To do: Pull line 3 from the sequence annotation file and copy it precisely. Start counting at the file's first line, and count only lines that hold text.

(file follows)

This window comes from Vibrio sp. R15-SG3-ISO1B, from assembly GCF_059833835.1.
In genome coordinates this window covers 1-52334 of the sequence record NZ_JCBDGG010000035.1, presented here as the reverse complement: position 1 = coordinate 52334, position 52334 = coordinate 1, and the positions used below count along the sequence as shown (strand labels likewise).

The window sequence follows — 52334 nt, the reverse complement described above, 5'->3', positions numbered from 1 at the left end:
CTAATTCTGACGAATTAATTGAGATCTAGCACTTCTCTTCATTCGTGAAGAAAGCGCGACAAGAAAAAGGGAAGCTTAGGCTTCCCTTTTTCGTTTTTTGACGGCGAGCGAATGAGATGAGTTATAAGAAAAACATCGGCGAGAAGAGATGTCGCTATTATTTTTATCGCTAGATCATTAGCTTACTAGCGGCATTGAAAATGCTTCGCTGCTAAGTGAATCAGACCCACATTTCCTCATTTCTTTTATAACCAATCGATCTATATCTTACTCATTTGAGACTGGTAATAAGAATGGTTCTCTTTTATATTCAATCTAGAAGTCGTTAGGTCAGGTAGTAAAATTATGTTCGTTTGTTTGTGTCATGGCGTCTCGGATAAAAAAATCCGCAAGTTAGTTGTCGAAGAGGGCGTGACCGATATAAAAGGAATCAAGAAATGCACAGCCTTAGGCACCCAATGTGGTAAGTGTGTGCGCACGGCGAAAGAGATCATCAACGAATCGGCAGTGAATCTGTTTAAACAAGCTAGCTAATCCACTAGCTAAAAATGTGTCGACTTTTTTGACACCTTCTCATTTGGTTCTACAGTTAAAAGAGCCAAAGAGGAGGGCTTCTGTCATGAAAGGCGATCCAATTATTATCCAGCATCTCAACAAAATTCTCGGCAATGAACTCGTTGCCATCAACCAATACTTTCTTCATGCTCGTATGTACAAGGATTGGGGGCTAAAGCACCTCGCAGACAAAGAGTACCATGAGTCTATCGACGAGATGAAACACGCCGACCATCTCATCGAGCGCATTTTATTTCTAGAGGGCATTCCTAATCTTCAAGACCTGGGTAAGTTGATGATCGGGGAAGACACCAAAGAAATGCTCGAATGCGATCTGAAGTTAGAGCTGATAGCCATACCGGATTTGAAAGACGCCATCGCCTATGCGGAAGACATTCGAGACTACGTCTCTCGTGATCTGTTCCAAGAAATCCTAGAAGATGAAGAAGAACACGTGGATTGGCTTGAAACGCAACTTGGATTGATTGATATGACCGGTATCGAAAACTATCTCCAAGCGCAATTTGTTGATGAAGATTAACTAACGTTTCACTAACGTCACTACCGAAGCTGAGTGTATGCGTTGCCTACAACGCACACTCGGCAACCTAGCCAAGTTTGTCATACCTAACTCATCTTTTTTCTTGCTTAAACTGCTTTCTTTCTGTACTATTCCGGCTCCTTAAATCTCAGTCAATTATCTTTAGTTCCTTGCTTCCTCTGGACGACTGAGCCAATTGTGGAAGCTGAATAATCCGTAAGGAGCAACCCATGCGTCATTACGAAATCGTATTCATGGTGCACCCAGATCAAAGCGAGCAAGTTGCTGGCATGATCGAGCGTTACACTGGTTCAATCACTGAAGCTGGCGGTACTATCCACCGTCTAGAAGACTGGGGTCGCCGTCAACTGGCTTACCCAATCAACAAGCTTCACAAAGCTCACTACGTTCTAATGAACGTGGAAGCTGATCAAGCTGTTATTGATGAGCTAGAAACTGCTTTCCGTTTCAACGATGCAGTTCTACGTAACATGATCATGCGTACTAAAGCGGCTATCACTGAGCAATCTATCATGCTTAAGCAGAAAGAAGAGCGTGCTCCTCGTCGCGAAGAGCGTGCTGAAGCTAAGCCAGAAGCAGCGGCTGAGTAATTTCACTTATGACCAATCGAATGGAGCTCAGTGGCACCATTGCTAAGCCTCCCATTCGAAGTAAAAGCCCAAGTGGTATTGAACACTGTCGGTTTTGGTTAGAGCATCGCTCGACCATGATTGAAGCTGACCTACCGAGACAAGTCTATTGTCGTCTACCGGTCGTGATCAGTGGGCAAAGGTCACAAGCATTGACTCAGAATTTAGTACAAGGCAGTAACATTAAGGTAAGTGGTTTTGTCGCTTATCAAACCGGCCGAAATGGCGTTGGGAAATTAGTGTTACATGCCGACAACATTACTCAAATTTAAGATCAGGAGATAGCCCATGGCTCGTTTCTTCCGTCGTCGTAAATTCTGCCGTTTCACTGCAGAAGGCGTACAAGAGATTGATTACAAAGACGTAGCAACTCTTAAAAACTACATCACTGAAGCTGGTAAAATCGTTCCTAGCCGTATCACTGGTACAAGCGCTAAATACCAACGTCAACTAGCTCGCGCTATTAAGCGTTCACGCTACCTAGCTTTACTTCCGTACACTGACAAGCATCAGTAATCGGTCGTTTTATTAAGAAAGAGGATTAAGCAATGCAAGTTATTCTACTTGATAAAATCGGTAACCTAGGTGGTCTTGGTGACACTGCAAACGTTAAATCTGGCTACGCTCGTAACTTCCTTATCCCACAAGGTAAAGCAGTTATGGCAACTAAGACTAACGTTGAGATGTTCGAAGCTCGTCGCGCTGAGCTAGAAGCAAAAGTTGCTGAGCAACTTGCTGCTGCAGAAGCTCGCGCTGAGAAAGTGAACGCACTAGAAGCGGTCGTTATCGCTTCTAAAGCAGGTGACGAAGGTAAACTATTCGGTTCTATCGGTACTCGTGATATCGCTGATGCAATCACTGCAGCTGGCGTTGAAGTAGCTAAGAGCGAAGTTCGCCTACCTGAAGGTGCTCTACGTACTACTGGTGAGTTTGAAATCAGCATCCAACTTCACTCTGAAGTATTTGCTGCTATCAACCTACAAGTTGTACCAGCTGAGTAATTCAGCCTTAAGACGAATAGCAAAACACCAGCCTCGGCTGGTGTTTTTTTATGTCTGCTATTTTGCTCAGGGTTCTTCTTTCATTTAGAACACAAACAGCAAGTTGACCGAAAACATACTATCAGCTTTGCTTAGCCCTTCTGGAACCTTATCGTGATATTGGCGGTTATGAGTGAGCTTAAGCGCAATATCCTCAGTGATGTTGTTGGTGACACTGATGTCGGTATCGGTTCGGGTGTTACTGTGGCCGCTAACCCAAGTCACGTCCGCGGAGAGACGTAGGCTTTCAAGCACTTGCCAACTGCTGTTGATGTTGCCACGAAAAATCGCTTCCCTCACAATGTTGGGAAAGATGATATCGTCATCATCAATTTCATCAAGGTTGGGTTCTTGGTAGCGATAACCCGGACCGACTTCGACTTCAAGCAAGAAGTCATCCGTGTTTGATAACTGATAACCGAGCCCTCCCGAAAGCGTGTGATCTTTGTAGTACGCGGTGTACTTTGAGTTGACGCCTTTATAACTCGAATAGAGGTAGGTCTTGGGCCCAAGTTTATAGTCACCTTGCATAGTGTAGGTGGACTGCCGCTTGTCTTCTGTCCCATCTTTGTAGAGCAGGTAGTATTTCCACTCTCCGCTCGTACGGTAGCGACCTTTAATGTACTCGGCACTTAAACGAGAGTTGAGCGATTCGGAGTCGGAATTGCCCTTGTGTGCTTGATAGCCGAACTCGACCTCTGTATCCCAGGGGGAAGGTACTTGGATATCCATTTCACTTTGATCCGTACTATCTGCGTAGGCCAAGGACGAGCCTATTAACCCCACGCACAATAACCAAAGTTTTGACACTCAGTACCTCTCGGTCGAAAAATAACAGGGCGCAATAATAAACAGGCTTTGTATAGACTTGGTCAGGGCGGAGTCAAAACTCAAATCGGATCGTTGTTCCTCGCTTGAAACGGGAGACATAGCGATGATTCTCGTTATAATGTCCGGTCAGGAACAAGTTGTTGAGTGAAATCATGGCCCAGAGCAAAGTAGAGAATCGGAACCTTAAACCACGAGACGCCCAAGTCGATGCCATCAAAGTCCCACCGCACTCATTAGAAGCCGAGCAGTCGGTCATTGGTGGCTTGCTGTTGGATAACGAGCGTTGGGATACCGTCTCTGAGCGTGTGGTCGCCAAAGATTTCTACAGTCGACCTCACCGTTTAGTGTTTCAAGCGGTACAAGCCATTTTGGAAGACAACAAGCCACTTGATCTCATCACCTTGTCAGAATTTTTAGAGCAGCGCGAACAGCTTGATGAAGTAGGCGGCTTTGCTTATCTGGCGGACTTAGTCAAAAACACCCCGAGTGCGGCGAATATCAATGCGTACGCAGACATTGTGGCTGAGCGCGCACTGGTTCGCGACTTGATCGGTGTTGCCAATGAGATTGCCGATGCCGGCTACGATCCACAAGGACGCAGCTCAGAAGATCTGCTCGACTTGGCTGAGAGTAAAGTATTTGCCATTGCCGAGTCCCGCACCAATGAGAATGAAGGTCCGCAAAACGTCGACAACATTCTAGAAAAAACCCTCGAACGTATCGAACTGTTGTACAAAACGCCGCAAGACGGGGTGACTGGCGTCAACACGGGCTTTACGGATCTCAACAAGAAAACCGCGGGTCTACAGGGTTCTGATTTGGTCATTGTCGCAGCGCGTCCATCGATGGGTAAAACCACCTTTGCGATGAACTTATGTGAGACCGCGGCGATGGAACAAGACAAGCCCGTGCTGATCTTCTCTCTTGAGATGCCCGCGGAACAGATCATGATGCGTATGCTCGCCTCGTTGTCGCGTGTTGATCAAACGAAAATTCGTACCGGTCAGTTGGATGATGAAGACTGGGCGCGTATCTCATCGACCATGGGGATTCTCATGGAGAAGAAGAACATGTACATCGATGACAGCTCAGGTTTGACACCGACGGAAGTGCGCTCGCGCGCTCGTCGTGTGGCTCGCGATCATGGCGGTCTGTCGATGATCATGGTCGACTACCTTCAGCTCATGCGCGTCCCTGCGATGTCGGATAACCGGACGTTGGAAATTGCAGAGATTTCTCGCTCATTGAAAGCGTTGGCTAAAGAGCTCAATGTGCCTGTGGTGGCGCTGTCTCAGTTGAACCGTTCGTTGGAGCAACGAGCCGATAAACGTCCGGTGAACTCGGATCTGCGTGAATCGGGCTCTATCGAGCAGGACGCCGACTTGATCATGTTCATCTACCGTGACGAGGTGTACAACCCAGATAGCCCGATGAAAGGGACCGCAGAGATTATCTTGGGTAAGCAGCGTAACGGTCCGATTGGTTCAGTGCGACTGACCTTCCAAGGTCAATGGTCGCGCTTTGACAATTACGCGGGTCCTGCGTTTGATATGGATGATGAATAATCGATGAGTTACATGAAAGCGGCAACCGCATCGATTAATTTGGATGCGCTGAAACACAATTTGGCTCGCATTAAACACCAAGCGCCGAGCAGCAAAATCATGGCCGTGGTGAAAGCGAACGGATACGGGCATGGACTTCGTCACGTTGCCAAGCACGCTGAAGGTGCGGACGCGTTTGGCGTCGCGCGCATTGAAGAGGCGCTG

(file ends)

The window sequence follows — 52334 nt, the reverse complement described above, 5'->3', positions numbered from 1 at the left end: